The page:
Ireland's Magdalen Laundries and the Nation's Architecture of Containment

Ireland's Magdalen Laundries and the Nation's Architecture of Containment

Author: James M. Smith

Publisher: University of Notre Dame Pess

ISBN: 9780268182182

Category: History

Page: 312

View: 337

Download BOOK »

The Magdalen laundries were workhouses in which many Irish women and girls were effectively imprisoned because they were perceived to be a threat to the moral fiber of society. Mandated by the Irish state beginning in the eighteenth century, they were operated by various orders of the Catholic Church until the last laundry closed in 1996. A few years earlier, in 1993, an order of nuns in Dublin sold part of their Magdalen convent to a real estate developer. The remains of 155 inmates, buried in unmarked graves on the property, were exhumed, cremated, and buried elsewhere in a mass grave. This triggered a public scandal in Ireland and since then the Magdalen laundries have become an important issue in Irish culture, especially with the 2002 release of the film The Magdalene Sisters. Focusing on the ten Catholic Magdalen laundries operating between 1922 and 1996, Ireland's Magdalen Laundries and the Nation's Architecture of Containment offers the first history of women entering these institutions in the twentieth century. Because the religious orders have not opened their archival records, Smith argues that Ireland's Magdalen institutions continue to exist in the public mind primarily at the level of story (cultural representation and survivor testimony) rather than history (archival history and documentation). Addressed to academic and general readers alike, James M. Smith's book accomplishes three primary objectives. First, it connects what history we have of the Magdalen laundries to Ireland's “architecture of containment” that made undesirable segments of the female population such as illegitimate children, single mothers, and sexually promiscuous women literally invisible. Second, it critically evaluates cultural representations in drama and visual art of the laundries that have, over the past fifteen years, brought them significant attention in Irish culture. Finally, Smith challenges the nation—church, state, and society—to acknowledge its complicity in Ireland's Magdalen scandal and to offer redress for victims and survivors alike.
Ireland's Magdalen Laundries and the Nation's Architecture of Containment
Language: en
Pages: 312
Authors: James M. Smith
Categories: History
Type: BOOK - Published: 2007-09-01 - Publisher: University of Notre Dame Pess

The Magdalen laundries were workhouses in which many Irish women and girls were effectively imprisoned because they were perceived to be a threat to the moral fiber of society. Mandated by the Irish state beginning in the eighteenth century, they were operated by various orders of the Catholic Church until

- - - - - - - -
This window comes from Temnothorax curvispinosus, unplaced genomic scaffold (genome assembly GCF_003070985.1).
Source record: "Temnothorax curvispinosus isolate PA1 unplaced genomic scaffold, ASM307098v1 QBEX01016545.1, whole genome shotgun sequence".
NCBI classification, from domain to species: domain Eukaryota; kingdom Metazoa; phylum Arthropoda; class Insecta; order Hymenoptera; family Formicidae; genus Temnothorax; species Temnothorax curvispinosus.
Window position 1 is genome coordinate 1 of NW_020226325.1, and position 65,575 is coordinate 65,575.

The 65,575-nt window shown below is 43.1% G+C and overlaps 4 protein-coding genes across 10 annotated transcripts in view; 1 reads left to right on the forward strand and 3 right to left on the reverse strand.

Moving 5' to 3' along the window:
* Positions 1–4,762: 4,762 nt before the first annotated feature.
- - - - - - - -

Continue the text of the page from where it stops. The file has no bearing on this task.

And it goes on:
Ireland and the Magdalene Laundries
Language: en
Pages: 304
Authors: Claire McGettrick, Katherine O’Donnell, Maeve O'Rourke, James M. Smith, Mari Steed
Categories: History
Type: BOOK - Published: 2021-08-12 - Publisher: Bloomsbury Publishing

Between 1922 and 1996, over 10,000 girls and women were imprisoned in Magdalene Laundries, including those considered 'promiscuous', a burden to their families or the state, those who had been sexually abused or raised in the care of the Church and State, and unmarried mothers. These girls and women were
Ireland and the Magdalene Laundries
Language: en
Pages: 240
Authors: Katherine O’Donnell, Claire McGettrick, James M. Smith, Maeve O'Rourke, Mari Steed
Categories: History
Type: BOOK - Published: 2021-04-22 - Publisher: I.B. Tauris

Between 1922 and 1996, over 10,000 girls and women were imprisoned in Magdalene Laundries, including those considered 'promiscuous', a burden to their families or the state, those who had been sexually abused or raised in the care of the Church and State, and unmarried mothers. These girls and women were
Ireland and the Magdalene Laundries
Language: en
Pages: 304
Authors: Claire McGettrick, Katherine O’Donnell, Maeve O'Rourke, James M. Smith, Mari Steed
Categories: History
Type: BOOK - Published: 2021-08-12 - Publisher: Bloomsbury Publishing

Between 1922 and 1996, over 10,000 girls and women were imprisoned in Magdalene Laundries, including those considered 'promiscuous', a burden to their families or the state, those who had been sexually abused or raised in the care of the Church and State, and unmarried mothers. These girls and women were
Origins of the Magdalene Laundries
Language: en
Pages: 269
Authors: Rebecca Lea McCarthy
Categories: History
Type: BOOK - Published: 2010-03-08 - Publisher: McFarland

The convents, asylums, and laundries that once comprised the Magdalene institutions are the subject of this work. Though originally half-way homes for prostitutes in the Middle Ages, these homes often became forced-labor institutions, particularly in Ireland. Examining the laundries within the context of a growing world capitalist economy, the work